It is estimated that freelancers, particularly in what is known as the gig economy, will continue to grow. There were approximately $67.6 million freelancers in 2021, which is expected to grow to $86.5 million in 2027. By 2027, it is expected that 50.9% of the workforce will be freelancers.

Special Considerations

A self-employed person must file annual taxes and pay estimated quarterly tax. On top of income tax, they are also, typically, required to pay a self-employment tax of 15.3%. Of this tax, 12.4% goes to Social Security on the first $142, 800 in 2021 and 2.9% goes to Medicare tax.

The self-employed person will pay the employer and the employee portion of Social Security and Medicare taxes. Those who make less than an annual net profit of $400 are exempt from paying taxes on that income.

The gig economy, a phenomenon that emerged with digitalization, includes everything from Uber drivers to dog walkers to consultants. There are upsides and downsides to being a gig worker.

The advantages are, of course, flexibility and control, but the disadvantages are that there is no guarantee of work, the pay is often low, and there are no employee benefits such as sick leave or a healthcare plan. Gig workers must be disciplined when it comes to paying taxes because they do not receive W-2s and must handle all tax withholding independently.

What Are the Main Types of Self-Employment?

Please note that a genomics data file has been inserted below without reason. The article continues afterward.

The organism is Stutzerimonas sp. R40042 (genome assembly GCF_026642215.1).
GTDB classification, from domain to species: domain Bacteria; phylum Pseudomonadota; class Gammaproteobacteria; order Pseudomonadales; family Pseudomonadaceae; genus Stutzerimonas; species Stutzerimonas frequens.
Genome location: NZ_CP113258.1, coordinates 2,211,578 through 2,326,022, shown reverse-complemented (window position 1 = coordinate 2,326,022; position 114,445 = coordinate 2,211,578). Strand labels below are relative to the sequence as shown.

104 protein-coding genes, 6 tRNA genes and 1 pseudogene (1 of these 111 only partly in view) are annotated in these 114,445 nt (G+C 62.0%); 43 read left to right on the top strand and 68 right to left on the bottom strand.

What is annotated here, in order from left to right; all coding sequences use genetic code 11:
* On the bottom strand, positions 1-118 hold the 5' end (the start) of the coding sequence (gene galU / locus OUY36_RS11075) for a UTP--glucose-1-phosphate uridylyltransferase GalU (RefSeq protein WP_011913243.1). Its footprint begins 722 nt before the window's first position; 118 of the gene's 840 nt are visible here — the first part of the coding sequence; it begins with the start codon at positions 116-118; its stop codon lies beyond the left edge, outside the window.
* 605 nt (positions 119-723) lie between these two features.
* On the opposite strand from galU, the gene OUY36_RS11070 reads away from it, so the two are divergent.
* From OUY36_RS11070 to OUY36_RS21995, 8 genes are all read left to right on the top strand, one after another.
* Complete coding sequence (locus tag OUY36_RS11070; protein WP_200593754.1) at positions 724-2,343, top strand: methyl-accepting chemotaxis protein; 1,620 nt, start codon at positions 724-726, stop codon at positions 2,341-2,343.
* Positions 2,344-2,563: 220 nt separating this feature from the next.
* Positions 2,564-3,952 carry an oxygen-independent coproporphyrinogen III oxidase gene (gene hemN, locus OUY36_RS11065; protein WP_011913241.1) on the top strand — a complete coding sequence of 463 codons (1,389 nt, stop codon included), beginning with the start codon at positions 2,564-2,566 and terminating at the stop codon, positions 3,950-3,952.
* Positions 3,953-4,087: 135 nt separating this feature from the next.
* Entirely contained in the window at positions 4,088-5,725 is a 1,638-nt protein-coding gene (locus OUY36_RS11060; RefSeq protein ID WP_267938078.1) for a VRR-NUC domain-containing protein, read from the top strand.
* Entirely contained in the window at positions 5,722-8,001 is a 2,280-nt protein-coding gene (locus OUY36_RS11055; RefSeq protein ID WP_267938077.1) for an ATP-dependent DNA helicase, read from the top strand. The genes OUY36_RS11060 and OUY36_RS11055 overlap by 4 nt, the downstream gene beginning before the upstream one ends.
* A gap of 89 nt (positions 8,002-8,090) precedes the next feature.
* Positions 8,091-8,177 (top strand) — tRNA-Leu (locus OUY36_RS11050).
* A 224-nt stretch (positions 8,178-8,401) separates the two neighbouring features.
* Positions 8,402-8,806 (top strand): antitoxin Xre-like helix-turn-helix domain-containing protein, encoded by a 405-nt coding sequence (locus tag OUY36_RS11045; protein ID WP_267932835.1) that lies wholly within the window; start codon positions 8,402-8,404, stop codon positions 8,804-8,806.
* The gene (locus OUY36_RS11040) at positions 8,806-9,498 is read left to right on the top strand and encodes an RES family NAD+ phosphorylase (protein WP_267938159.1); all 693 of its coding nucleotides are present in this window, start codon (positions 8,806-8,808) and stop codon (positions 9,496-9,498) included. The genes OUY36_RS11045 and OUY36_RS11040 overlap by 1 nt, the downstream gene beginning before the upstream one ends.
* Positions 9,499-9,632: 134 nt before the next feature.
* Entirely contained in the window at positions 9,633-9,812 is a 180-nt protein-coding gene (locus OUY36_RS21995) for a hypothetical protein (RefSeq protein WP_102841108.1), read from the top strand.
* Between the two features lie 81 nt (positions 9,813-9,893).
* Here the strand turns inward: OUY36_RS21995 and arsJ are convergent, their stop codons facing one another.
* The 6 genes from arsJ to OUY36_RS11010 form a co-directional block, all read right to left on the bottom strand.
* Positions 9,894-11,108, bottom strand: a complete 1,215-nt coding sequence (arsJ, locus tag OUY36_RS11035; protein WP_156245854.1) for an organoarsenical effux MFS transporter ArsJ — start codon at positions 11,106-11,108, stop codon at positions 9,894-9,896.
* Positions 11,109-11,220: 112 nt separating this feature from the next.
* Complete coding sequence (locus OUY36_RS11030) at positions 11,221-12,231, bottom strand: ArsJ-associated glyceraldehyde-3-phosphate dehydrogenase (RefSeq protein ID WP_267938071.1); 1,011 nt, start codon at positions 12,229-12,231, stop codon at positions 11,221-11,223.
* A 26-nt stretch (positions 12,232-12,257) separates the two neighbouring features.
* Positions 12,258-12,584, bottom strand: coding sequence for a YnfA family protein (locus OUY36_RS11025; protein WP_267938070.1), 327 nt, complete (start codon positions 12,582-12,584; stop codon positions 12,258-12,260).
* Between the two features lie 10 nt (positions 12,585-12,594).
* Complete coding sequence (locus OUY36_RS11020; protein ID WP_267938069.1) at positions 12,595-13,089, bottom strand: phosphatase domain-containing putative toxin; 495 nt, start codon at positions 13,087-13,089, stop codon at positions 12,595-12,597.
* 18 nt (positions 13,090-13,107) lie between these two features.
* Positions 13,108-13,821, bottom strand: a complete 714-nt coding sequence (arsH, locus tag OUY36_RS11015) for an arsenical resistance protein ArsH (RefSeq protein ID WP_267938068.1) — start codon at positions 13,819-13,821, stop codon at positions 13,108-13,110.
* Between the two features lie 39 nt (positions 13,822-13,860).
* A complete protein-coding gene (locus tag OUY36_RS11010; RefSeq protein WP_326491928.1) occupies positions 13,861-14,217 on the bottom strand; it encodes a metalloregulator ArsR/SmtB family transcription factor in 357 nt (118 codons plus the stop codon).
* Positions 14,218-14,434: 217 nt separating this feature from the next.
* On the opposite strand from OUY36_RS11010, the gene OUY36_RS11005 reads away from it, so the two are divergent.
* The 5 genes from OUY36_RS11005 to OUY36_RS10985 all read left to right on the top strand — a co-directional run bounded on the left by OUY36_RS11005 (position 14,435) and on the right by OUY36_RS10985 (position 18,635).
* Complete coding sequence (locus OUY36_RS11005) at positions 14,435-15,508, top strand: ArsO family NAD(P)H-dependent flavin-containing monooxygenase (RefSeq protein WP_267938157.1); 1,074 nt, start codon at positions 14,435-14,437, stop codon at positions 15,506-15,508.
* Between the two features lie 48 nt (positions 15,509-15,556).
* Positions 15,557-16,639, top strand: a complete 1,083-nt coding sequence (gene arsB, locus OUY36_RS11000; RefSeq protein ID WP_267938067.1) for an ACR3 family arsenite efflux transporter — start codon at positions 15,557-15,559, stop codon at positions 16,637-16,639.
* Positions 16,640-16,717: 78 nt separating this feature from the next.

The main types of self-employment categories are independent contractor, which is an individual working a specific job; a sole proprietorship, which is a business enterprise run by an individual, which may or may not have additional employees, and a partnership, which is a business structure between two or more individuals with ownership status.

How Do You Show Proof of Income If You Are Self-Employed?

Proof of income may be required in a variety of instances, such as in filing taxes, obtaining a mortgage or other loan, or purchasing health insurance. Ways to show proof of income if you are self-employed include tax returns, Form 1099, bank statements (both personal and of the business account), audited profit and loss statements, and official invoices.

What Are the Benefits of Being Self-Employed?

The benefits of being self-employed include being your own boss, creating your own schedule, flexibility, working towards your own dreams, taking enjoyment in the challenges of starting something from scratch, choosing the people you work with, and creating your own work environment.

Article Sources

Investopedia requires writers to use primary sources to support their work. These include white papers, government data, original reporting, and interviews with industry experts. We also reference original research from other reputable publishers where appropriate. You can learn more about the standards we follow in producing accurate, unbiased content in our editorial policy.
  1. Internal Revenue Service. "Self-Employed Individuals Tax Center."

  2. Internal Revenue Service. "Independent Contractor (Self-Employed) or Employee?"

  3. U.S. Equal Employment Opportunity Commission. "Coverage: Deciding Who Is Covered."

  4. Internal Revenue Service. "Sole Proprietorships."

  5. Internal Revenue Service. "Tax Information for Partnerships."

  6. U.S. Bureau of Labor Statistics. "Databases, Tables, and Calculators by Subject."

  7. Statista. "Number of Freelancers in the United States From 2017 to 2028."

  8. Internal Revenue Service. "Self-Employment Tax (Social Security and Medicare Taxes)."